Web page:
BY DANIEL STEWART
It’s common for defense mechanisms and coping strategies to be used interchangeably, but they’re actually quite different. Coping mechanisms are mental strategies that resolve stressful thoughts and feelings, while defense mechanisms are behaviors that attempt to avoid or hide from them. This month I’ll introduce you to two new defense mechanisms and two new coping strategies. There’s a good chance you’ve heard of all four before, but hopefully they’ll remind you that you always have a choice when your thoughts and emotions begin to feel overwhelming. You can either hide from them, or you can overcome them.
Defense Mechanism: Denial
Denial is one of the most common ego-defenses and occurs when a rider refuses to accept responsibility for their mistakes, mess-ups, and missed-opportunities. Instead of admitting and owning them (so they can learn from them) they block them from their mind so they don’t have to deal with them. In other words, they deny and repress responsibility for bad events so they can avoid the painful feelings that accompany them.
Defense Mechanism: Displacement
Displacement happens when a rider denies upsetting thoughts or behaviors and directs them towards something, or someone else. Throwing a baseball bat to the ground or breaking a tennis racket are common examples of athletes using displacement to satisfy a negative impulse. Our sport, however, is not nearly as forgiving. While throwing your gloves to the ground after a disappointing round won’t help or hurt; taking your frustration out on your horse with a smack or a yank is always unacceptable. Riders who have an ego large enough to allow them to do this need to ask themselves if riding is the right sport for them.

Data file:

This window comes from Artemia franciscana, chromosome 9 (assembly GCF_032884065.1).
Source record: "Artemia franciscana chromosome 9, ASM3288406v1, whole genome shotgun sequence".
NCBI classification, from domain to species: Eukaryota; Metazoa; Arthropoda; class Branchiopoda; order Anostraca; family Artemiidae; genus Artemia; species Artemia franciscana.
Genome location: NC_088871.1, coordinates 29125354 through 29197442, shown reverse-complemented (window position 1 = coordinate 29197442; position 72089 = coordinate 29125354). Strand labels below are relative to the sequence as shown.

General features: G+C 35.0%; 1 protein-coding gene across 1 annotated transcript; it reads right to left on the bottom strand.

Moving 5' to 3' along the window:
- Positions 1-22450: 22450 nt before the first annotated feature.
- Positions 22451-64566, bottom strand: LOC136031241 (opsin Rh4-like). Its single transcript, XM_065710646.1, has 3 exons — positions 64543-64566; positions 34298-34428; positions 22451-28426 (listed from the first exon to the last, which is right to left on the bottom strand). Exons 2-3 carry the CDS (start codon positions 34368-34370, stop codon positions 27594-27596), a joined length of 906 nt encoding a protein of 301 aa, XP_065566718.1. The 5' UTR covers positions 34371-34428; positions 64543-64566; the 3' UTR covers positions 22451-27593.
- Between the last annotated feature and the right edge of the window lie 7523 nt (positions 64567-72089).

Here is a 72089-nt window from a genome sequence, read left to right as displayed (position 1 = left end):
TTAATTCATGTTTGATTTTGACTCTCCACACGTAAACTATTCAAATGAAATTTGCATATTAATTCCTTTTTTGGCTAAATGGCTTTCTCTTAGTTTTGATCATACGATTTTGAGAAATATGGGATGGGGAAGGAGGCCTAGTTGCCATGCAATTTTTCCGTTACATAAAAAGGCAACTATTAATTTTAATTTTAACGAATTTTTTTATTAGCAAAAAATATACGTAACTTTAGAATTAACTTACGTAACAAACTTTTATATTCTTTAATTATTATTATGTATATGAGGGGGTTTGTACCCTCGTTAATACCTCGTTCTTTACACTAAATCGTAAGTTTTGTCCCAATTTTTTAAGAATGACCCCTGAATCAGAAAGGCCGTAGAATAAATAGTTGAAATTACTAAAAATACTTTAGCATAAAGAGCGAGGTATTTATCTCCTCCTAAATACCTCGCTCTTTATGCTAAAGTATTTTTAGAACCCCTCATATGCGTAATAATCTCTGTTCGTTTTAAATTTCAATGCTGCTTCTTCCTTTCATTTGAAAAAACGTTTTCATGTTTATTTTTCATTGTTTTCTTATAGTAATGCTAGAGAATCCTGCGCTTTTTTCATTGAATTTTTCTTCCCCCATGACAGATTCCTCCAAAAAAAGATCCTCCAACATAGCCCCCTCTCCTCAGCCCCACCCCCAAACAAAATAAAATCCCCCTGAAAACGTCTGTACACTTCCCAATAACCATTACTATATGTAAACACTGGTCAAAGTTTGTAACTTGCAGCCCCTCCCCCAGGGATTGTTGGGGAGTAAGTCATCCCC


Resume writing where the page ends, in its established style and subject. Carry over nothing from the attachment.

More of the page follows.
Coping Mechanism: Sublimation
Sublimation occurs when you redirect negative emotions into positive, constructive, and empowering behaviors. For example, instead of directing anger towards your horse because of two recent falls, you instead channel that energy into a fitness program to improve your leg, seat, and core. The real benefit of sublimation is that it creates the habit of changing negative emotions into positive behaviors.
Coping Mechanism: Anticipation
You can anticipate a potentially stressful event in one of two ways. By worrying about it or by preparing for it. Riders who use anticipation as a coping mechanism always select the latter; mentally rehearsing the efforts they’ll make to create favorable outcomes and overcome things that might otherwise overcome them. The idea behind anticipation is that proactively anticipating stressful events (instead of avoiding or denying them) makes those events feel more predictable and less threatening.
I really hope these tips will help you become more mindful of the choices before you. You can either hide and deny uncomfortable emotions, or you can face and overcome them. In the future, always remember that what lies in front of you, and what lies behind you, pale in comparison to what lies inside of you!
Originally posted in Daniel Stewart’s Pressure Proof Academy monthly tips.
Daniel Stewart has been an equestrian for over thirty-five years and has coached riders all over the world for the past twenty-five. Combining his knowledge as an equestrian with a degree in physical education, he created an empowering and inspiring clinic series that helps riders develop equally strong minds and bodies. As the internationally acclaimed author of Pressure Proof Your Riding, Ride Right, and Fit and Focused in 52; he’s widely considered one of the worlds leading experts on equestrian sport psychology, athletics, and performance. He teaches clinics and seminars to thousands of riders each year including an annual summer clinic-tour that includes 50 clinics in more than 30 cities over a span of 60 days. He’s a sough-after keynote speaker, has published countless magazine articles, and is an equestrian sport psychology and rider fitness contributor for many other equestrian associations.